Or so says the Science section of yesterday’s New York Times. For those of us with a strong point of view on one side or the other, reports the Times, some of this seems to be almost hard wired into our little brains. We immediately dismiss anything we don’t want to hear.

Then again, the freshman class of Colorado state legislators is making a good try of it – click here for that story.

David D’Antonio: ‘You seemed to miss the point of the Nation Journal article you quoted. While not as extreme as some of the other commentators, you do many of the same things, to the point that it starts to get repetitive and shrill. I’m tired of seeing Republican-bashing in your column; it doesn’t do much to give me a good feeling about the Democrats.’

☞ I try to be thoughtful and not to attack people personally. But I am surely guilty of repetition.

The only thing worse than my constant bashing of the Republican Leadership, I think, is what I am bashing them for. The bashing isn’t appealing, but neither is the $8 trillion of National Debt Reagan, Bush and Bush will have placed on our shoulders or the effort to ban embryonic stem cell research or to teach Intelligent Design in science class or . . . well, here I go repeating myself again.

Joe Devney: ‘Your column addressed the issue of civil discourse. I’d like to put in a good word for public radio. I get most of my news from the local NPR affiliates, and according to a poll a couple of years ago, that puts me among the best-informed news consumers in America. NPR doesn’t achieve ‘balance’ by parroting the official messages of both the Republicans and Democrats. They give the news context and background. Sometimes, to avoid the ‘food fights,’ they will air interviews with people representing opposing sides on successive days. They also often find more than two sides to a story. And they interview people across the political and economic spectra. For important, complex stories – like the recent Alito hearings – they broadcast the proceedings with minimal commentary. I get to hear the raw material in context, instead of having to rely on the few highlights chosen for me by a corporate news director. One of my favorite radio programs is ‘Forum,’ produced locally by KQED-FM in San Francisco. The host, Michael Krasny, covers a wide variety of topics, and treats all his guests with respect. Before elections, he often hosts a panel of third-party candidates, one of the few places it is possible to hear their views in depth. (And speaking of civil discourse, Krasny’s guests have shown that Libertarians and Greens can be more civil to each other than some Republicans and Democrats. [Yes – but that may be partly because they know they have no chance of winning. – A.T.] So three cheers to NPR and local public stations for working to maintain an informed citizenry.’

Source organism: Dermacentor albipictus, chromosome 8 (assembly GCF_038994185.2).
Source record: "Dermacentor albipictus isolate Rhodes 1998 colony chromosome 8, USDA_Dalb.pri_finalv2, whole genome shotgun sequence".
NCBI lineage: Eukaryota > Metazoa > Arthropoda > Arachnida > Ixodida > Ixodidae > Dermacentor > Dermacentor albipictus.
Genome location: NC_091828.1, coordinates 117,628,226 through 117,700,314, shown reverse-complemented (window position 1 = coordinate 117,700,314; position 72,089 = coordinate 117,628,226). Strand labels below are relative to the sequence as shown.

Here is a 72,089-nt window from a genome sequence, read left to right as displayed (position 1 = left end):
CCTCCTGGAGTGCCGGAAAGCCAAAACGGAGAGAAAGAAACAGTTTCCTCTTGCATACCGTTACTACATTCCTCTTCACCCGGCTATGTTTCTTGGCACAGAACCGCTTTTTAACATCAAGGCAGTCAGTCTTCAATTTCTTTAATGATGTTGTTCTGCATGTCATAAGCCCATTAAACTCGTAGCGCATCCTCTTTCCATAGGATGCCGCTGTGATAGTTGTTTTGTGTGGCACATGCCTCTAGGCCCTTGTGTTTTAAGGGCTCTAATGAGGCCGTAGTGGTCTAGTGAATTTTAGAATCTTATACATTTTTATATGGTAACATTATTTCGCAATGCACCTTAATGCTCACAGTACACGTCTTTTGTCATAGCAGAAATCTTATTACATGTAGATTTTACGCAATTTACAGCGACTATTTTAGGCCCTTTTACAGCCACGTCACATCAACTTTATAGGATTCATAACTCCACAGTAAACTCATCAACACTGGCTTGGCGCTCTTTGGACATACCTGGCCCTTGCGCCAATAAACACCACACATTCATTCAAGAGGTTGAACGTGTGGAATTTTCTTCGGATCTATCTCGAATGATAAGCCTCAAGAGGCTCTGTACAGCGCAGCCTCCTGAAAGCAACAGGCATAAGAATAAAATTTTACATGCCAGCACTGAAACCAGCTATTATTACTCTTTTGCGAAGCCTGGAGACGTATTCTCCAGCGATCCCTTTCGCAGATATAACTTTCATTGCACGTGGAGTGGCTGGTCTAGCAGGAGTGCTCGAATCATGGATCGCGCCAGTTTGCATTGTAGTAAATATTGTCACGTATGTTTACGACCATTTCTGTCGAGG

☞ Make it four.


When I linked to ‘Nunsense’ a week ago, I failed to make it clear what heavenly pleasure awaits on that site. Click here to listen – free – to a sampling. I don’t know what you’ll make of these songs if you’ve never seen the show. But for those who have seen it, I predict wide smiles as you reacquaint with, for example, ‘Just a Coupl’a Sisters’ or ‘I Just Want to Be a Star.’ (‘I don’t care / If I’m ever rich or famous,’ croons Sister Robert Anne – ‘I just want to be a star . . .’)


With the stock trading around $11, down from $22 in July, where we started this saga, JP Morgan and another Wall Street firm, Thomas Weisel, somehow persuaded some institutional clients to buy 6.1 million new shares at $10.25 each, it was announced yesterday.

This sale of new shares gives Nitromed another $58.6 million in working capital (after paying $4 million to JP Morgan and Thomas Weisel) to either (a) burn through before crashing or (b) bridge the gap between here and what will ultimately be big profits. My guess is (a), but I sold most of my near-term puts, replacing about half of them with September puts instead.

If NTMD goes straight down from here, swell. If the stock gets a boost from this (it closed up two cents on the day vat $11.50), I would replace the rest of my puts at an even better price.

Remember that the options game is ordinarily a terrible idea for most investors, and that even when it’s not, as here, you must only play with money you can truly afford to lose, because you truly may. But the fundamentals in betting against NTMD seem awfully strong: a one-product company whose one product is targeted at a small niche market and whose generic ingredients are readily available and widely prescribed at about one-sixth the price.

There will be the natural tendency to think that if professionals ponied up $10.25 a share to invest in NTMD, it must be worth more than $10.25. (They are professionals! Investing serious money!) If you think this, you are . . . oh gosh, how to put this? . . . very sweet.


Comments are closed.